Beginning in May 2018, all new cars in the United States will be required to have backup cameras. Some automakers have also added rear automatic braking systems as well as rear sensors. The goal is to prevent property damage and loss of life in Louisiana and elsewhere. These features were put to the test by the Insurance Institute for Highway Safety (IIHS). The tests looked at how well the vehicles did at reducing their speed and avoiding collisions with the help of these safety systems.
Since the early '90s, April 20 has been a self-proclaimed holiday for marijuana users. Therefore, it's not surprising that car crash rates increase around that date. According to the National Institute on Drug Abuse, marijuana use can impair driving skills. Drivers in Louisiana will want to know more about the connection between the holiday and nationwide crash rates.
According to the AAA Foundation for Traffic Safety, drowsiness may be contributing to more than 10 percent of car accidents across America. This runs counter to previous statistics, though it has long been held that such statistics come with their own limitations. Louisiana drivers will want to know what these are.
Louisiana motorists have probably encountered distracted drivers more than once on the road, and perhaps they themselves are distracted from time to time. Smartphones are apparently to blame for most distractions. A survey from Consumer Reports shows that 52 percent of drivers with smartphones have used them to text, send emails, watch videos, and surf the internet while behind the wheel.
If a Louisiana resident gets into a car accident, that person has a decision to make as to whether to report it. In some cases, the damage to the vehicle is roughly equal to the deductible on that driver's insurance policy. That may result in a driver paying the cost of repairs and dealing with increased auto insurance premiums. However, a driver may want to report the accident even if it was not his or her fault.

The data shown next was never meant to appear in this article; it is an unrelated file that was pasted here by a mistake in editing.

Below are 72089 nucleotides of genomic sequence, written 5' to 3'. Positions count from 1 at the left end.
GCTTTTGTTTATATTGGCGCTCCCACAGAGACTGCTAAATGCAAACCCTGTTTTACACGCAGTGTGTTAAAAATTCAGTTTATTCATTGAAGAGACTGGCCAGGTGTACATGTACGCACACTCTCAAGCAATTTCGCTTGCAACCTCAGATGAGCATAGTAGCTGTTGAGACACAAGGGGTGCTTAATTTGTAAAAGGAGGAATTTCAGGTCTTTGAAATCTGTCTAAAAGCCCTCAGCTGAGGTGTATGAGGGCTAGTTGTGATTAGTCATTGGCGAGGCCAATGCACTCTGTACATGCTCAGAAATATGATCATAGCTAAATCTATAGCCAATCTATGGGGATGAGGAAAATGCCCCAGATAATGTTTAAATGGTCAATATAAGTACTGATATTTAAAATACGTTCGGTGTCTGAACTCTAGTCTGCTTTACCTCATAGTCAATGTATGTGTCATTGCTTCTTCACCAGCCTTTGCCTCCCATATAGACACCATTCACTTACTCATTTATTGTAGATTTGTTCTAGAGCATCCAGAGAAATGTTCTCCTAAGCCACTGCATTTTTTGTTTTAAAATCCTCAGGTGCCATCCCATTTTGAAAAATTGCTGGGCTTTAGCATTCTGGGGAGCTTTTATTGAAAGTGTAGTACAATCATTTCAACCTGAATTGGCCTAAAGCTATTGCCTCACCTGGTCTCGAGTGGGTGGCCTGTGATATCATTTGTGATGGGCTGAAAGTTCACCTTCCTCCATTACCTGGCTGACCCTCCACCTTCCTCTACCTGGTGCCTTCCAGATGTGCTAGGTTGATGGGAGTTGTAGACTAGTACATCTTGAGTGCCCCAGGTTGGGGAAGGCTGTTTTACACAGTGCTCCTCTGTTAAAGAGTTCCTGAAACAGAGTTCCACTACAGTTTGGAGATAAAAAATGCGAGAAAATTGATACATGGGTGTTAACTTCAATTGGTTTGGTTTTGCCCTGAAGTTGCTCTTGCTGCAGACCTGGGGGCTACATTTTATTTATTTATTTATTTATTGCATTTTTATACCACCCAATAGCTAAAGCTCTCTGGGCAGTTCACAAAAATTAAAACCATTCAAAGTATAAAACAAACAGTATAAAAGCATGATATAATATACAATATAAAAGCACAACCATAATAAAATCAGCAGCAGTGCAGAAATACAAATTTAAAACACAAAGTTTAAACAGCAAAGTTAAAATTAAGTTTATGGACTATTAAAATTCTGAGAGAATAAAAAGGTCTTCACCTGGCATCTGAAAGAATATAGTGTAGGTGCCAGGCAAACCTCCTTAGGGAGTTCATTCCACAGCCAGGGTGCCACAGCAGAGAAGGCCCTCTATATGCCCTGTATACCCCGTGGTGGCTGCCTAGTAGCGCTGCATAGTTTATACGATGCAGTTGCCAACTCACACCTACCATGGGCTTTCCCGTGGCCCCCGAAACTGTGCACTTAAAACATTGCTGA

Traffic deaths have increased in the United States in recent years, and many theories have been proposed as to why that is. According to a study from the National Transportation Safety Board, excessive speed is to be blamed for the increase. The study found that 31 percent of all traffic fatalities were caused by accidents involving excessive speed on the road. This translates to 112,580 deaths in Louisiana and elsewhere between 2005 and 2014.
For drivers in Louisiana, it can be particularly important to keep the right of way in mind when on the road. Failure-to-yield laws determine which driver entering an intersection, roundabout or other driving situation have the right to proceed first while driving. Having a clear understanding of which vehicle is entitled to pass can be very important in avoiding devastating car accidents as well as traffic tickets and moving violations.
Drivers in Louisiana have reason to be concerned about safety when taking to the roads due to the prevalence of car accidents. The number of auto crashes that take place each year has continued to grow, escalating in both 2015 and 2016. There are about 6 million car crashes that take place each year across the United States. Understanding the cause of accidents can help to prevent future crashes and even lower the overall rate. Researchers are working to study the reasons for the crashes through both detailed investigation and the use of technology.
Intersections can be a point of trouble for Louisiana drivers on the roadway; these conjunctions of major roads can be common sites for car accidents. Some types of accidents common at intersections have been fatal or led to a number of serious injuries. This is one reason why traffic engineers have advocated for the construction of a greater number of roundabouts to manage traffic at popular intersections.
Drivers in Louisiana are likely aware of the danger of impaired driving, but the question is whether they have done everything they can to prevent those closest to them from engaging in it. It's a position that most people across the U.S. are familiar with, which is why the Trump administration has declared December 2017 National Impaired Driving Prevention Month.